Arbella Game 7 Preview: Celtics at Heat

VP, Digital Media
Arbella Playoffs

BOSTON – Two teams will take the court at 8:30 p.m. tonight in Miami, but only one team’s season will continue after the final buzzer. Game 7 of the Eastern Conference Finals is on tap for the Boston Celtics (11-8) and Miami Heat (11-6), and boy, it should be a good one.

Game 6 was not a good one, at least for the guys wearing green and white. Boston had an opportunity to advance to the NBA Finals in front of their home crowd in Game 6 but fell to the Heat in TD Garden, 98-79.

Many are speaking of doom and gloom for the Celtics after that blown opportunity, but the Celtics won’t hear anything of it. By winning Game 5 in Miami and taking a 3-2 series lead, they guaranteed themselves two opportunities to move on to the Finals. The C’s may have failed on the first opportunity, but they’ll get another crack at it tonight.

“Sometimes it doesn't happen, even when you want it to happen,” said Doc Rivers. “The good news is we get to do it again.”

That second opportunity arrives tonight in Miami, a place where the Celtics have seemed to play very comfortably over the past few seasons. This year, for example, Boston has accounted for two of the Heat’s seven losses in AmericanAirlines Arena. The Celtics nearly grabbed another two victories down there, too, first on Dec. 27, a 115-107 loss without Paul Pierce, and then a controversial 115-111 loss in a Game 2 overtime thriller of this series.

The two players on Boston’s team who have had the most success down in Miami are Kevin Garnett and Rajon Rondo. In the three games played in Miami thus far in the series, Garnett has averaged 22.3 PPG and 9.7 RPG. The Heat have simply not had an answer for him. Likewise, Rondo has dominated with averages of 22.3 PPG and 10.0 APG. His performances were highlighted by a 44-point effort during that devastating overtime loss in Game 2.

While the Celtics are confident that they’ll compete at a high level Saturday night, they must be concerned with the fact that LeBron James looked like a different player in Game 6. He didn’t just look like the league’s MVP, he looked like the best player ever.

James totaled 45 points Thursday night and was utterly unstoppable. He had accumulated 30 points on 13-of-14 shooting by halftime and finished the night having made 19 of his 26 attempts.

Boston didn’t play well during Game 6, but James was the reason why. As Rivers alluded to after the game, James hit his team with a haymaker.

“Listen, when a guy comes out and throws a barrage on you like that, that takes some energy out of you,” said Rivers. “And maybe it's as simple as that.”

It wouldn’t be a shocker if James attempts to do the same thing tonight in Game 7. This time, however, the Celtics plan to avoid James’ punch and throw a haymaker of their own. That scenario could result in Boston being the last team standing in the Eastern Conference.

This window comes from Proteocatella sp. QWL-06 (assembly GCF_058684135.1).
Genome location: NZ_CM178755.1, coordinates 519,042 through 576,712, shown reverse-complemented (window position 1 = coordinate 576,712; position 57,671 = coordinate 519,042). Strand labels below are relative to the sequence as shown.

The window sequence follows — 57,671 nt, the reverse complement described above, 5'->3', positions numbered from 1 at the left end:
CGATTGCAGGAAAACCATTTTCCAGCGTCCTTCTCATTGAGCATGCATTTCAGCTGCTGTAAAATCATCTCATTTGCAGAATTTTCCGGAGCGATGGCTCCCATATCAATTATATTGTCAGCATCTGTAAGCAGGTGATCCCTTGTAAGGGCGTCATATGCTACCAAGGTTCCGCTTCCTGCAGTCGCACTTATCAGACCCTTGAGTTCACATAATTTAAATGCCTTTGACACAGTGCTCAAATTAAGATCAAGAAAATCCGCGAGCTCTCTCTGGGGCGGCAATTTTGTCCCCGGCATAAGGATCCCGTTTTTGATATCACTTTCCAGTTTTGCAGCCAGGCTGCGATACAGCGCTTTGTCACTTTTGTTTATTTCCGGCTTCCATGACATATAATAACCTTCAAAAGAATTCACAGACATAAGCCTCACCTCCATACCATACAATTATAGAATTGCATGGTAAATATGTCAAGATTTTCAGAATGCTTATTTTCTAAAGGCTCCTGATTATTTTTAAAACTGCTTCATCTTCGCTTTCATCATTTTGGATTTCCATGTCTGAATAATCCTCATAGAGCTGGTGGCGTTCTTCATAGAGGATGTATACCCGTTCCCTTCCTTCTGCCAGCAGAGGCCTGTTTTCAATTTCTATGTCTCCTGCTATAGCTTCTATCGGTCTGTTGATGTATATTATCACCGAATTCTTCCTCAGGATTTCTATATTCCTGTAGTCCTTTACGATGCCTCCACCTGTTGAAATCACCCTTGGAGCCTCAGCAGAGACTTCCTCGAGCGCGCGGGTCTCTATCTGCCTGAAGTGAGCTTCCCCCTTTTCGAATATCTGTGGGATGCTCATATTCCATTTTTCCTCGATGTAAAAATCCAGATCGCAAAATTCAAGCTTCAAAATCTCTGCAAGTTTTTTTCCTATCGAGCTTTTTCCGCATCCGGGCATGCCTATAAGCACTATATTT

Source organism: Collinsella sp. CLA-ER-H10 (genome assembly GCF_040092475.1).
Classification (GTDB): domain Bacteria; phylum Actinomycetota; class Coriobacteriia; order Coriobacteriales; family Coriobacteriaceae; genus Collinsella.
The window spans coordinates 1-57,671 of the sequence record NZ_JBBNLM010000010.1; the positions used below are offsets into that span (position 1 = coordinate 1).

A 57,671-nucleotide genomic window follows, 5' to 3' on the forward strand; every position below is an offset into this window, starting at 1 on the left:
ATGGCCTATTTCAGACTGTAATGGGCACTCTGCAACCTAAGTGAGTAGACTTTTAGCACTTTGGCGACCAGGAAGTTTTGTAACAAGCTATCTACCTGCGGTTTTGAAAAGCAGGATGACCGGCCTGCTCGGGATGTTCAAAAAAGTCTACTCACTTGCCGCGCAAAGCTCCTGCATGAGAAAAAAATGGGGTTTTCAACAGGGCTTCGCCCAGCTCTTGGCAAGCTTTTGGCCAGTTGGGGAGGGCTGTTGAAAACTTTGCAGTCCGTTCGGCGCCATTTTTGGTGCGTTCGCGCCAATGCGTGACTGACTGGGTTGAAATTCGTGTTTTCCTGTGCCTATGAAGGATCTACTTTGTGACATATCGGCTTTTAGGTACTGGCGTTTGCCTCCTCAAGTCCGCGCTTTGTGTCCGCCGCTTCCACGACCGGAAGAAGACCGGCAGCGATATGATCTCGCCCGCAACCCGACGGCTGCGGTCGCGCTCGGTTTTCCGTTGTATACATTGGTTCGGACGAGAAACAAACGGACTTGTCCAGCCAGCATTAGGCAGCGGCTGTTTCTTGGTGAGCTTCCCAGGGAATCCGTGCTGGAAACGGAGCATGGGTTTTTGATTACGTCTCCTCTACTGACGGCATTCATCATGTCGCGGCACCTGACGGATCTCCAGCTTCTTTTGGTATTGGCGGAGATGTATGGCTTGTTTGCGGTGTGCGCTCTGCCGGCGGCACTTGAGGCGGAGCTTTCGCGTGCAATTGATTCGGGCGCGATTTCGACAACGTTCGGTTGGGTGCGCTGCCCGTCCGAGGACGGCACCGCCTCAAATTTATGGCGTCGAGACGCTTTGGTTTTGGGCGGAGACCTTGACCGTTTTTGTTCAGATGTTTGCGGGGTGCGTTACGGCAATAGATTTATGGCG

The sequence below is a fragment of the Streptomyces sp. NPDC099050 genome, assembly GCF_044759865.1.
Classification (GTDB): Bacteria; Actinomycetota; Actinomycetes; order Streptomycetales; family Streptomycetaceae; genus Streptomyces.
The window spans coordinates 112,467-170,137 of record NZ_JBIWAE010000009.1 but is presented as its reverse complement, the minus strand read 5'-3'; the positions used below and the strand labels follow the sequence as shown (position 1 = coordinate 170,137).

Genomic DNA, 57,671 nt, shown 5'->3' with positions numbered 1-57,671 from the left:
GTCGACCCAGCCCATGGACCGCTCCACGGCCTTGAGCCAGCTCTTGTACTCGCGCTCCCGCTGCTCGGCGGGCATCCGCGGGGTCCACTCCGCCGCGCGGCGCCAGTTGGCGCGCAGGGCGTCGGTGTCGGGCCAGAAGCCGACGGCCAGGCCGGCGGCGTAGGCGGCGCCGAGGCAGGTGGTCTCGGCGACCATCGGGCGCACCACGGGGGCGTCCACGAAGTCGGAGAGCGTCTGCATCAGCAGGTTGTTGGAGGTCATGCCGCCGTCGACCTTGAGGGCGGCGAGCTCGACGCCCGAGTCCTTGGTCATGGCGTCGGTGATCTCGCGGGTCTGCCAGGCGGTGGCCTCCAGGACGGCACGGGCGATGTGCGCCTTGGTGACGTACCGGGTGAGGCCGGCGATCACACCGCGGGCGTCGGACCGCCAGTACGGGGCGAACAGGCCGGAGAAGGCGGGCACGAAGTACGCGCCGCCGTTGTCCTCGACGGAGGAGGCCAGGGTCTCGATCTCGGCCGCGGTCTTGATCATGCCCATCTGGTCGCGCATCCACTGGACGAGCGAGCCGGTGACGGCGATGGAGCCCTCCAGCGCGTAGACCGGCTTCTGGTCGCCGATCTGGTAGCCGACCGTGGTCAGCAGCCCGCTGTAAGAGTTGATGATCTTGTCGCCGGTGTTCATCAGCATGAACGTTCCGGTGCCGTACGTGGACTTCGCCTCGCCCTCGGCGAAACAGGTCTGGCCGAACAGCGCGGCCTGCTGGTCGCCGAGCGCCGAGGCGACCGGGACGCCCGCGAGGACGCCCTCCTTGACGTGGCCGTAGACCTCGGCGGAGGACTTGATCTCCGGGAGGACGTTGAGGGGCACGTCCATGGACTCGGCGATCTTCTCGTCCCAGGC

Need the Captain

The Celtics have been able to squeak out three victories in this series without Paul Pierce being himself. He is having one of the worst-shooting series’ of his career, making just 33.6 percent of his attempts through the first six games of the Conference Finals.

Boston can get by with Pierce not hitting his jumper at a 50 percent clip, but it cannot likely win Game 7 if Pierce scores less than 10 points, which he did in Game 6. The Truth shot just 4-of-18 Thursday night en route to nine points. It was just the seventh time in 80 games this season in which Pierce has scored in single-digits.

Pierce came through in the clutch in Miami at the end of Game 5, and his coach expects him to be prepared for tonight’s Game 7.

“He'll bounce back,” said Rivers. “Paul is a big‑game player. Game 7s are the biggest that you can possibly have.”

Ball Movement

When Rivers addresses his offense, you know there were some serious issues. He typically picks apart his defense after losses and blame’s any offensive issues on his team’s inability to get stops. That wasn’t the case Thursday night.

“I just didn't like it. Didn't like the way we played offensively,” Rivers said after Game 6. “And we have to do – first start with me, I have to get us some better stuff – but we have to trust the pass. We didn't do that tonight at all. I thought we did a fabulous job in (Game 5 in) Miami in the fourth quarter of doing that, and for whatever reason tonight we didn't.”

Boston needs to trust the pass. No hero ball, just team ball. If the Celtics offense can accumulate around 20 assists, we’ll know that they should be in the game.

Play Like It’s Your Last, Because it Might Be

When the Celtics walked off of the parquet floor Thursday night after losing by 19 points, they weren’t showered by boos. Instead, Boston’s faithful treated them to chants of, “Let’s Go Celtics!”

The reasons were twofold. First, Celtics fans wanted to let this group know that they are still behind the team and believe they can get it done in Game 7. Secondly, these fans understand that Game 6 could potentially have been the last time they ever saw the current Big Three (or Big Four, if you prefer) together in TD Garden.

Boston’s top players have openly discussed the fact that this could be their last run together. They need to have that thought at the forefront of their mind heading into Game 7. Leave it all on the court Saturday night. Don’t worry about what might be left for Game 1 of the Finals. Only worrying about emptying the tank and making sure that this group will live to fight another day.